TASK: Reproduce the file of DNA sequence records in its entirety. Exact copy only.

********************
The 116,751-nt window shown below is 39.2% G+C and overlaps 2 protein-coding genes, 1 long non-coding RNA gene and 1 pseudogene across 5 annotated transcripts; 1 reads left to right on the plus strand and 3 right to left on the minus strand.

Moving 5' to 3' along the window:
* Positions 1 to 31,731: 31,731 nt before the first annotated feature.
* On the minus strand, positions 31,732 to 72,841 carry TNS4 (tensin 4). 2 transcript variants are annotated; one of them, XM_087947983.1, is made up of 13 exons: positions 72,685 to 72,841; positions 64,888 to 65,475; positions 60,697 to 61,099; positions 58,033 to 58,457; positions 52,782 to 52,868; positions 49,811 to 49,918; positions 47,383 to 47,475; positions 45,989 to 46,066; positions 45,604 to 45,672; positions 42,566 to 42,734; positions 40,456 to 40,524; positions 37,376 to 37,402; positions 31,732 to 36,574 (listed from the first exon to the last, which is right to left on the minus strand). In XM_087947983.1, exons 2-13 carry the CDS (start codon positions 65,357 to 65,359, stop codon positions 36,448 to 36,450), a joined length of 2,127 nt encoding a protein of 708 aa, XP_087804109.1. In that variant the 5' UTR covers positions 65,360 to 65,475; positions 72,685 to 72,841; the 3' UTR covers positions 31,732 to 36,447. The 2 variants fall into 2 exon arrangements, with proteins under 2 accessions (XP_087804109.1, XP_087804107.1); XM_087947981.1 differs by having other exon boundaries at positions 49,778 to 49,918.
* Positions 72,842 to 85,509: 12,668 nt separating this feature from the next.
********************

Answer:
The 116,751-nt window shown below is 39.2% G+C and overlaps 2 protein-coding genes, 1 long non-coding RNA gene and 1 pseudogene across 5 annotated transcripts; 1 reads left to right on the plus strand and 3 right to left on the minus strand.

Moving 5' to 3' along the window:
* Positions 1 to 31,731: 31,731 nt before the first annotated feature.
* On the minus strand, positions 31,732 to 72,841 carry TNS4 (tensin 4). 2 transcript variants are annotated; one of them, XM_087947983.1, is made up of 13 exons: positions 72,685 to 72,841; positions 64,888 to 65,475; positions 60,697 to 61,099; positions 58,033 to 58,457; positions 52,782 to 52,868; positions 49,811 to 49,918; positions 47,383 to 47,475; positions 45,989 to 46,066; positions 45,604 to 45,672; positions 42,566 to 42,734; positions 40,456 to 40,524; positions 37,376 to 37,402; positions 31,732 to 36,574 (listed from the first exon to the last, which is right to left on the minus strand). In XM_087947983.1, exons 2-13 carry the CDS (start codon positions 65,357 to 65,359, stop codon positions 36,448 to 36,450), a joined length of 2,127 nt encoding a protein of 708 aa, XP_087804109.1. In that variant the 5' UTR covers positions 65,360 to 65,475; positions 72,685 to 72,841; the 3' UTR covers positions 31,732 to 36,447. The 2 variants fall into 2 exon arrangements, with proteins under 2 accessions (XP_087804109.1, XP_087804107.1); XM_087947981.1 differs by having other exon boundaries at positions 49,778 to 49,918.
* Positions 72,842 to 85,509: 12,668 nt separating this feature from the next.